NBC's Pete Williams discusses how an ordinary stove-top pressure cooker can be turned into a dangerous — and deadly — IED, similar to the what is being eyed in the Boston Marathon blasts.
Pressure cooker bombs like the ones authorities believe were used at the Boston Marathon have been used in attacks around the world for almost 40 years. Just two months ago, one exploded in a restaurant in Afghanistan, killing five people.
Other attacks or plots involving a souped-up version of this ordinary piece of kitchen equipment, typically loaded with explosives and shrapnel and then detonated. include:
-- On Sept. 10, 1976, a Croation nationalist put one in a locker at New York City's Grand Central Terminal, killing one NYPD officer and wounding another as they tried to dismantle it.
-- A July 11, 2006, coordinated attack on the Mumbai transit system used pressurized cooking pots loaded with the explosive RDX and ammonium nitrate. More than 130 people were killed in a wave of bombings targeting first-class compartments in seven trains.
-- A bombing attempt in Times Square on May 1, 2010, featured a pressure cooker packed with fireworks as the primary charge. It went off, but the main bomb inside the suspect's vehicle did not detonate.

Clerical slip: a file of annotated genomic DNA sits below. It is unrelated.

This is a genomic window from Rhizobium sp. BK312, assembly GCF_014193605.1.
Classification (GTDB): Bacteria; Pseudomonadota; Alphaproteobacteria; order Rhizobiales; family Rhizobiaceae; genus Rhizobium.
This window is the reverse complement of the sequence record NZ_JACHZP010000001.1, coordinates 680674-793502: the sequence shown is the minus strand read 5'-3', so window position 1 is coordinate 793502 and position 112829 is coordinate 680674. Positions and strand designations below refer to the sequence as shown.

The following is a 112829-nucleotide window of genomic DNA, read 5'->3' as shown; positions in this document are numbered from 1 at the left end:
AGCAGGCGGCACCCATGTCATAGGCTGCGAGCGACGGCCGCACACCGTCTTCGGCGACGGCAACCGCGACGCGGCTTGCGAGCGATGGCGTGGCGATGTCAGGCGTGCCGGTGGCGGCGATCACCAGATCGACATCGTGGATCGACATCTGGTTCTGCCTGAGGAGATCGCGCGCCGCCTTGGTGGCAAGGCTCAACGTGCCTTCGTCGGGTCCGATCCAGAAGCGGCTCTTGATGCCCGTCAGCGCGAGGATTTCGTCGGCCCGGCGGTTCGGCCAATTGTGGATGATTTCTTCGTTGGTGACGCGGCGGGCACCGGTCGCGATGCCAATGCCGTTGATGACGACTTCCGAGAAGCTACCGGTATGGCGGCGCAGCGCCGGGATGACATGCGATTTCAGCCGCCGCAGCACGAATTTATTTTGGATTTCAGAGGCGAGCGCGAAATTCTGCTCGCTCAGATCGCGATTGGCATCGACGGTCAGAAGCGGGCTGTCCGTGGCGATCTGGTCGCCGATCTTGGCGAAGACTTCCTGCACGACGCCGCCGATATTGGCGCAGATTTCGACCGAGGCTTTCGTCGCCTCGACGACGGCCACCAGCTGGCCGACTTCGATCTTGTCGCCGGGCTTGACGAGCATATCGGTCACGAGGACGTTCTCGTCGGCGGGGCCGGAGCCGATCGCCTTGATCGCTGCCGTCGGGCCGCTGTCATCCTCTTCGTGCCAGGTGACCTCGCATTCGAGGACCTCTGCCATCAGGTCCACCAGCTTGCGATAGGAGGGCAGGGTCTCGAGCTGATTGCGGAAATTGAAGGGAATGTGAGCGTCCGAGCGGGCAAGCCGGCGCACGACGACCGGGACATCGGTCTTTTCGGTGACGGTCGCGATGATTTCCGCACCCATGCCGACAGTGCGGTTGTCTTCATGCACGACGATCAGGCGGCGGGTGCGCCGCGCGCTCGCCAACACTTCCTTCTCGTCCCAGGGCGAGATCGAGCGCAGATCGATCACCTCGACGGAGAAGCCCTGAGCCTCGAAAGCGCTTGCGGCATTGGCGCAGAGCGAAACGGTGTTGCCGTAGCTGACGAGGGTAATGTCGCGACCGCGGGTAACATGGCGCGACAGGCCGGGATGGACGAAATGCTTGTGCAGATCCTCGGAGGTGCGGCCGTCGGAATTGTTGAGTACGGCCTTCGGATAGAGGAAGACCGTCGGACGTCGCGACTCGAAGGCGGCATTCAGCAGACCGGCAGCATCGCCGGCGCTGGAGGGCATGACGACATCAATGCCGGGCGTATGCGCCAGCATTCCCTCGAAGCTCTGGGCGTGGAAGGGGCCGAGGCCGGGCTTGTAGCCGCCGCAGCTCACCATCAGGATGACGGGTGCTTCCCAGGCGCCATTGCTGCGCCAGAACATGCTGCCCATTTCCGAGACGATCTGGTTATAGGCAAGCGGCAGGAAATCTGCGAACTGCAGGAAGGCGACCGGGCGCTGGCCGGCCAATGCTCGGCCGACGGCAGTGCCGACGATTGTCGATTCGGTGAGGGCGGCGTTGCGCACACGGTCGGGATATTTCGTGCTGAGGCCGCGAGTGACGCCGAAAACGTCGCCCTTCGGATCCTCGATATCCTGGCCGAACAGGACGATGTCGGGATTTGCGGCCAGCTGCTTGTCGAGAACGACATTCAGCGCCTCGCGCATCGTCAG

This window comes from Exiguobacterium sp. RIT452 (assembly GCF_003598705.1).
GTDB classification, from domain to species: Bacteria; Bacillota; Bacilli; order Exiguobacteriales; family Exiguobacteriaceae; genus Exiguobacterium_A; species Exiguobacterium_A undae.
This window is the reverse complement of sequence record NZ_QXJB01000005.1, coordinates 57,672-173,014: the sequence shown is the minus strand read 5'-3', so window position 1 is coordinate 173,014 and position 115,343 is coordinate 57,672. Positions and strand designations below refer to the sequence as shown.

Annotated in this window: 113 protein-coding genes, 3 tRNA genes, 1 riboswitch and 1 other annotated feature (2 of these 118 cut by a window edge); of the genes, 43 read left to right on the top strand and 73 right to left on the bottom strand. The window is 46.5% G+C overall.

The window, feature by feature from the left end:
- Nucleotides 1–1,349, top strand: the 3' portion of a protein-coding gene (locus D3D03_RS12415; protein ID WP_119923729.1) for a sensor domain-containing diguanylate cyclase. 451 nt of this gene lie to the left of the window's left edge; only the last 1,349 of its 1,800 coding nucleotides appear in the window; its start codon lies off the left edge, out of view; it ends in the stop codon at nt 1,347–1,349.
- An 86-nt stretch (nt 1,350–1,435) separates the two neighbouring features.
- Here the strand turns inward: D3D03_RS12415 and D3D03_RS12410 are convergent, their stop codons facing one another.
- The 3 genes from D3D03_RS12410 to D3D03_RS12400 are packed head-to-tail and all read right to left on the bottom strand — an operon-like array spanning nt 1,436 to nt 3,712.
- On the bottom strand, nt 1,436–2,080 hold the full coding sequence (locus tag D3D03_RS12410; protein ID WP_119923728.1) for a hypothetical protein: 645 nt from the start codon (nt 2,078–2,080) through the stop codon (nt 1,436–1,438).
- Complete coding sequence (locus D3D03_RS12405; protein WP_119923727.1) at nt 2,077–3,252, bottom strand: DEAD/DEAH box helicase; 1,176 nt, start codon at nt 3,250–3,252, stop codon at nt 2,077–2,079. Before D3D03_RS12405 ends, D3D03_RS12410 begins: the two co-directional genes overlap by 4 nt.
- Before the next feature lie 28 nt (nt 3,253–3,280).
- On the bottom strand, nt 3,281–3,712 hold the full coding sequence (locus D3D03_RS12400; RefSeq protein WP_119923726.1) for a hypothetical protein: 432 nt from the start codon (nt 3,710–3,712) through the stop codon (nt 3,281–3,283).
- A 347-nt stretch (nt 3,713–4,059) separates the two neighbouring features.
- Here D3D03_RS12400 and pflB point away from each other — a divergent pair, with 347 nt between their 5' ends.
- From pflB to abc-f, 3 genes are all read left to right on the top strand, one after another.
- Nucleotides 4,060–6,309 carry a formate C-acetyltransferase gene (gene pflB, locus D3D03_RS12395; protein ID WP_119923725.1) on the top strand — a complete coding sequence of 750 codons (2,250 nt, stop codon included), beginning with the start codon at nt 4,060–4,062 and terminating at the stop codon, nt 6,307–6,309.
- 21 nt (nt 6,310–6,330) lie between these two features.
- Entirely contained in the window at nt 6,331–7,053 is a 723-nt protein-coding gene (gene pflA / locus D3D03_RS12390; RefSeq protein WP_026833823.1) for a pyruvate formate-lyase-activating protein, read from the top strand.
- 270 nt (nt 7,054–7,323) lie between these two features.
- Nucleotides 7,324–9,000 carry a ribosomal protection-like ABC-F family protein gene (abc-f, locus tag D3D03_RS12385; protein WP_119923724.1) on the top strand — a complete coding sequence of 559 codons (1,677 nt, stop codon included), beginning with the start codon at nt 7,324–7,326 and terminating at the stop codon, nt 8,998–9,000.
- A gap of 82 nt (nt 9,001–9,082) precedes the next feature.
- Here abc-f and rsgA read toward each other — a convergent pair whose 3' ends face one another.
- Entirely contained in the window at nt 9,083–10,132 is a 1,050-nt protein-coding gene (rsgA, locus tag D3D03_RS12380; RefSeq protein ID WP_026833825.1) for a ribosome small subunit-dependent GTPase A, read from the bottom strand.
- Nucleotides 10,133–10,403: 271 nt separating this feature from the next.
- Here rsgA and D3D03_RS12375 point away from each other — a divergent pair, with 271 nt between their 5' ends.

-- In 2011, U.S. Army Private Naser Jason Abdo was charged with a plan to blow up Fort Hood troops and a pressure-cooker with smokeless gunpowder was found in his motel room.
"Recipes" for pressure cooker bombs also have appeared in white supremacist literature for 40 years, say counterterrorism experts. And they have been used for more than 30 years overseas in various civil wars and as improvised explosive devices against U.S. troops.
More recently, extremist Muslim jihadists have posted instructions on how to make them. Last month, Al Qaeda in the Arabian Peninsula included an article titled, "Make a Bomb in the Kitchen of your Mom," in the latest edition of its "INSPIRE" Magazine propaganda. The article, reprised from INSPIRE's first edition in July 2010, included detailed, illustrated instructions on making pressure cooker bombs.
Investigators say pressure cookers packed with shrapnel were used in the Boston attack. NBC News' Jay Gray reports.
House Homeland Security Committee Chairman Michael McCaul, R-Texas, said a timer can be attached to the cooker and set in advance to go off after the bomber has left the area, or it can be detonated remotely by cell phone.
In the latter instance, he said, investigators may have an important thread to follow -- any cell phone calls made in the area at the moment of the blast.
A 2004 bulletin by the Department of Homeland Security, which was posted on a Coast Guard auxiliary website, said the conversion of pressure cookers into improvised exposive devices "is commonly taught in Afghan terrorist training camps."
However a wide variety of groups, including Maoist rebels, have used them, the bulletin said.
Law-enforcement officials stress that they have not determined whether the marathon blasts were the work of domestic or international assailants, a single attacker or a terrorist group.
NBC News' Pete Williams, Richard Esposito and Robert Windrem and the Associated Press contributed to this report.
Related story: Bomb type gives first clue on path to perpetrator